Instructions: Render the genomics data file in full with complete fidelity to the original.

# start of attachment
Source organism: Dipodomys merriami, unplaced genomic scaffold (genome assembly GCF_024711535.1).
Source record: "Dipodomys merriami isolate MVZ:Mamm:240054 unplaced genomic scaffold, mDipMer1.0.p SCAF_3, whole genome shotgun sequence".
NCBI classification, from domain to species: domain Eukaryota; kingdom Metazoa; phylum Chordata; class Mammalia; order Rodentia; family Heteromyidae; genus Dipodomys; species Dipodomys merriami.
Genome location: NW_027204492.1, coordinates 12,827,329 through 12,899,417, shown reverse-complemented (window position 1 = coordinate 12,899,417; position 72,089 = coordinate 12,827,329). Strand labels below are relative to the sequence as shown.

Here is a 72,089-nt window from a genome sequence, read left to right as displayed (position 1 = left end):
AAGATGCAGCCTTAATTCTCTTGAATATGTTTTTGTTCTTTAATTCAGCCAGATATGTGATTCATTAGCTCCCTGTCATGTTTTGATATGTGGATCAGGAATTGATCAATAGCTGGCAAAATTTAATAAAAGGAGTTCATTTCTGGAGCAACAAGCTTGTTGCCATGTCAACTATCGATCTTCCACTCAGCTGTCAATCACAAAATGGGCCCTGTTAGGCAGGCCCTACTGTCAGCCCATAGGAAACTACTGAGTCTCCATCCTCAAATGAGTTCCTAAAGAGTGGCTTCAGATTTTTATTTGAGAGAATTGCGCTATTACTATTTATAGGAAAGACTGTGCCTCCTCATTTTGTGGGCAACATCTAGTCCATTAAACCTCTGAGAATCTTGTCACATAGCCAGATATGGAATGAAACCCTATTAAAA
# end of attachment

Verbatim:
Source organism: Dipodomys merriami, unplaced genomic scaffold (genome assembly GCF_024711535.1).
Source record: "Dipodomys merriami isolate MVZ:Mamm:240054 unplaced genomic scaffold, mDipMer1.0.p SCAF_3, whole genome shotgun sequence".
NCBI classification, from domain to species: domain Eukaryota; kingdom Metazoa; phylum Chordata; class Mammalia; order Rodentia; family Heteromyidae; genus Dipodomys; species Dipodomys merriami.
Genome location: NW_027204492.1, coordinates 12,827,329 through 12,899,417, shown reverse-complemented (window position 1 = coordinate 12,899,417; position 72,089 = coordinate 12,827,329). Strand labels below are relative to the sequence as shown.

Here is a 72,089-nt window from a genome sequence, read left to right as displayed (position 1 = left end):
AAGATGCAGCCTTAATTCTCTTGAATATGTTTTTGTTCTTTAATTCAGCCAGATATGTGATTCATTAGCTCCCTGTCATGTTTTGATATGTGGATCAGGAATTGATCAATAGCTGGCAAAATTTAATAAAAGGAGTTCATTTCTGGAGCAACAAGCTTGTTGCCATGTCAACTATCGATCTTCCACTCAGCTGTCAATCACAAAATGGGCCCTGTTAGGCAGGCCCTACTGTCAGCCCATAGGAAACTACTGAGTCTCCATCCTCAAATGAGTTCCTAAAGAGTGGCTTCAGATTTTTATTTGAGAGAATTGCGCTATTACTATTTATAGGAAAGACTGTGCCTCCTCATTTTGTGGGCAACATCTAGTCCATTAAACCTCTGAGAATCTTGTCACATAGCCAGATATGGAATGAAACCCTATTAAAA